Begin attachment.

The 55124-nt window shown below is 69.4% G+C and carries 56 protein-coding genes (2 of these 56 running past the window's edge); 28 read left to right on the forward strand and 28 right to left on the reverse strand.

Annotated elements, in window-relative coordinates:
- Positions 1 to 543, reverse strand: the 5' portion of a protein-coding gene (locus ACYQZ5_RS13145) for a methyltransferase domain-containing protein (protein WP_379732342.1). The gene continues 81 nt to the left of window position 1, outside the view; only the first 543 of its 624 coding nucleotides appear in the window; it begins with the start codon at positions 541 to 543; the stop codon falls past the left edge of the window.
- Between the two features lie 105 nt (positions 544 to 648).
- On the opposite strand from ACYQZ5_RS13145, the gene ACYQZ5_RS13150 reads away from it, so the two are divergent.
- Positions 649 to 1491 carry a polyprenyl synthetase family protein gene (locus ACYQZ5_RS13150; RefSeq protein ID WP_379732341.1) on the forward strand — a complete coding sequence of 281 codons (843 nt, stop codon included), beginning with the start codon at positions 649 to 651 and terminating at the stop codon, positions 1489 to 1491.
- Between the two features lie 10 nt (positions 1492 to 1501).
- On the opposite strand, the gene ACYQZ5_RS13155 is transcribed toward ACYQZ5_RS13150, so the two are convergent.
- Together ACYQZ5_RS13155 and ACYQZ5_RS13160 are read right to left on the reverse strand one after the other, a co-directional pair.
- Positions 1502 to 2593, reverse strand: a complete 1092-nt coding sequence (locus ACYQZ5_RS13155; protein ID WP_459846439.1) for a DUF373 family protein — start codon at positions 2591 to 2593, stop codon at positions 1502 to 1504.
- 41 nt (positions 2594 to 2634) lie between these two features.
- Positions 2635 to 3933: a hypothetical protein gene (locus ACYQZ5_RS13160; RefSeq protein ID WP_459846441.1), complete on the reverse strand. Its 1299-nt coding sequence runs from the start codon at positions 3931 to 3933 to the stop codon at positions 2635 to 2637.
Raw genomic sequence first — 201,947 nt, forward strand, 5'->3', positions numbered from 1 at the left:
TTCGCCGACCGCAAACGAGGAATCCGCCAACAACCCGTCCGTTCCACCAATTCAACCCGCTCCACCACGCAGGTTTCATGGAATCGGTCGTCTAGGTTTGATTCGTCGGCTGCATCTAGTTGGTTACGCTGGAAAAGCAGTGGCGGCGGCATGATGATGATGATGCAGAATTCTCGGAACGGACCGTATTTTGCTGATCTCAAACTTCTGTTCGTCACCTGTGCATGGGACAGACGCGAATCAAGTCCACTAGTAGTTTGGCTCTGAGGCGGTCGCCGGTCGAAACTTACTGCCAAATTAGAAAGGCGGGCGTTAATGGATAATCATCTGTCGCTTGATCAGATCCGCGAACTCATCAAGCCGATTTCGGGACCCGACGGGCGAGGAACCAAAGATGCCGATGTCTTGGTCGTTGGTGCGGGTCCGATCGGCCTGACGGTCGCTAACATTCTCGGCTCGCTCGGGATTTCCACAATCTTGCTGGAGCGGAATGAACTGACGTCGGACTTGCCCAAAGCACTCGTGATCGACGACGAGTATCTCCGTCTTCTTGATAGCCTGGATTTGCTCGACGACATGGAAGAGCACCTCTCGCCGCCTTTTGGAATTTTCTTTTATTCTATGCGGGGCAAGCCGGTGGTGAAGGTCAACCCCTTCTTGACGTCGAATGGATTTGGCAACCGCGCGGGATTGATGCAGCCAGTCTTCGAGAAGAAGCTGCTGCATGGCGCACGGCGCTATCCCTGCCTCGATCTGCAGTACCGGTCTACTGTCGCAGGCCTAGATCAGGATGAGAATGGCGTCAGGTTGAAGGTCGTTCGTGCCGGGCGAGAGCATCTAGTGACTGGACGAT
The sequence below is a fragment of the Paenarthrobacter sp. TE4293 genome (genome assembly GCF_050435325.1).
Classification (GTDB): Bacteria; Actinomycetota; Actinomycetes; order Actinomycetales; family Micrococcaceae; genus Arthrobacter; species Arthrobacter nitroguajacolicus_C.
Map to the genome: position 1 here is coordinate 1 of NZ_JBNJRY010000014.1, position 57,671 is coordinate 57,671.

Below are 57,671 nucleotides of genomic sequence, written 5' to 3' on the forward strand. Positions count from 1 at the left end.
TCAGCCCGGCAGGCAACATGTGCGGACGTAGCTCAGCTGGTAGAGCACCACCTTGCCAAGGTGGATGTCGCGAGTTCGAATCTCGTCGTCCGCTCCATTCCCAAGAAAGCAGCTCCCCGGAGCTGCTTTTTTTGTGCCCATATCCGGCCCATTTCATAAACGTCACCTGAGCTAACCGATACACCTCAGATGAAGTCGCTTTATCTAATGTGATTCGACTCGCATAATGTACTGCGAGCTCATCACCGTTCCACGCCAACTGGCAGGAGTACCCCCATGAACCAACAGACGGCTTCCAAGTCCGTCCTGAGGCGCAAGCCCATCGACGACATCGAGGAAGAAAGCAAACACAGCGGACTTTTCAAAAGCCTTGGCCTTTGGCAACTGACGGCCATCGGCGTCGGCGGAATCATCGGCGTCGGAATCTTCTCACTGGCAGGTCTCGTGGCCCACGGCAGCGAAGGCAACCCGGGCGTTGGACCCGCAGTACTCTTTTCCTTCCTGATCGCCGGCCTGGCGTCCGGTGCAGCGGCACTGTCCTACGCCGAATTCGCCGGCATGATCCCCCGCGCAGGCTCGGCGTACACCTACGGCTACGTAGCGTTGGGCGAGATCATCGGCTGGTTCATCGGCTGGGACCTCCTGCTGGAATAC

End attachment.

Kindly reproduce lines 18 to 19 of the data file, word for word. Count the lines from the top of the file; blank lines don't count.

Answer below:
Below are 57,671 nucleotides of genomic sequence, written 5' to 3' on the forward strand. Positions count from 1 at the left end.
TCAGCCCGGCAGGCAACATGTGCGGACGTAGCTCAGCTGGTAGAGCACCACCTTGCCAAGGTGGATGTCGCGAGTTCGAATCTCGTCGTCCGCTCCATTCCCAAGAAAGCAGCTCCCCGGAGCTGCTTTTTTTGTGCCCATATCCGGCCCATTTCATAAACGTCACCTGAGCTAACCGATACACCTCAGATGAAGTCGCTTTATCTAATGTGATTCGACTCGCATAATGTACTGCGAGCTCATCACCGTTCCACGCCAACTGGCAGGAGTACCCCCATGAACCAACAGACGGCTTCCAAGTCCGTCCTGAGGCGCAAGCCCATCGACGACATCGAGGAAGAAAGCAAACACAGCGGACTTTTCAAAAGCCTTGGCCTTTGGCAACTGACGGCCATCGGCGTCGGCGGAATCATCGGCGTCGGAATCTTCTCACTGGCAGGTCTCGTGGCCCACGGCAGCGAAGGCAACCCGGGCGTTGGACCCGCAGTACTCTTTTCCTTCCTGATCGCCGGCCTGGCGTCCGGTGCAGCGGCACTGTCCTACGCCGAATTCGCCGGCATGATCCCCCGCGCAGGCTCGGCGTACACCTACGGCTACGTAGCGTTGGGCGAGATCATCGGCTGGTTCATCGGCTGGGACCTCCTGCTGGAATAC